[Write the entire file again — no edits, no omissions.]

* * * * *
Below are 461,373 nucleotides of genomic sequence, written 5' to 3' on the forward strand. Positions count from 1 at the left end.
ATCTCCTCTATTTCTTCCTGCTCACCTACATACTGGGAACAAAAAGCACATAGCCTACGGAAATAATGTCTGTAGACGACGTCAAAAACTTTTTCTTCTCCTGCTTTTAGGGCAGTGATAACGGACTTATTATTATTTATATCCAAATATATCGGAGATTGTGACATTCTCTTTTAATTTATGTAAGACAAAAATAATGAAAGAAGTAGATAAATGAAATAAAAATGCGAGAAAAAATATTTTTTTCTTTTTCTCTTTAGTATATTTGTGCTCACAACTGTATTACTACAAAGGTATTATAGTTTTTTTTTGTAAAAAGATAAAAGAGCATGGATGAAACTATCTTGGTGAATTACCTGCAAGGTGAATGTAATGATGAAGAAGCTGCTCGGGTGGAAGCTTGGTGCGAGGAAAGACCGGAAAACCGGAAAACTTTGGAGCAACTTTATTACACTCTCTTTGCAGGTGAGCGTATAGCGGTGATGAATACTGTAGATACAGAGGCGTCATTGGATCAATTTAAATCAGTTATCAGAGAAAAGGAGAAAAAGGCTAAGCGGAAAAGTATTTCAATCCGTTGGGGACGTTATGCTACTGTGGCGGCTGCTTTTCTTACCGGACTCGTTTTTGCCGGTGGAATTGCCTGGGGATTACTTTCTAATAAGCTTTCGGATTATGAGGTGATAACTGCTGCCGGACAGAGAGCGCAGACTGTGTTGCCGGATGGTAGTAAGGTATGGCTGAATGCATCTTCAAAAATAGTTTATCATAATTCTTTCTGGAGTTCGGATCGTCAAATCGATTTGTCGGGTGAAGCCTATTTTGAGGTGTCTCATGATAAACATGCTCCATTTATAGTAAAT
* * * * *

Below are 461,373 nucleotides of genomic sequence, written 5' to 3' on the forward strand. Positions count from 1 at the left end.
ATCTCCTCTATTTCTTCCTGCTCACCTACATACTGGGAACAAAAAGCACATAGCCTACGGAAATAATGTCTGTAGACGACGTCAAAAACTTTTTCTTCTCCTGCTTTTAGGGCAGTGATAACGGACTTATTATTATTTATATCCAAATATATCGGAGATTGTGACATTCTCTTTTAATTTATGTAAGACAAAAATAATGAAAGAAGTAGATAAATGAAATAAAAATGCGAGAAAAAATATTTTTTTCTTTTTCTCTTTAGTATATTTGTGCTCACAACTGTATTACTACAAAGGTATTATAGTTTTTTTTTGTAAAAAGATAAAAGAGCATGGATGAAACTATCTTGGTGAATTACCTGCAAGGTGAATGTAATGATGAAGAAGCTGCTCGGGTGGAAGCTTGGTGCGAGGAAAGACCGGAAAACCGGAAAACTTTGGAGCAACTTTATTACACTCTCTTTGCAGGTGAGCGTATAGCGGTGATGAATACTGTAGATACAGAGGCGTCATTGGATCAATTTAAATCAGTTATCAGAGAAAAGGAGAAAAAGGCTAAGCGGAAAAGTATTTCAATCCGTTGGGGACGTTATGCTACTGTGGCGGCTGCTTTTCTTACCGGACTCGTTTTTGCCGGTGGAATTGCCTGGGGATTACTTTCTAATAAGCTTTCGGATTATGAGGTGATAACTGCTGCCGGACAGAGAGCGCAGACTGTGTTGCCGGATGGTAGTAAGGTATGGCTGAATGCATCTTCAAAAATAGTTTATCATAATTCTTTCTGGAGTTCGGATCGTCAAATCGATTTGTCGGGTGAAGCCTATTTTGAGGTGTCTCATGATAAACATGCTCCATTTATAGTAAAT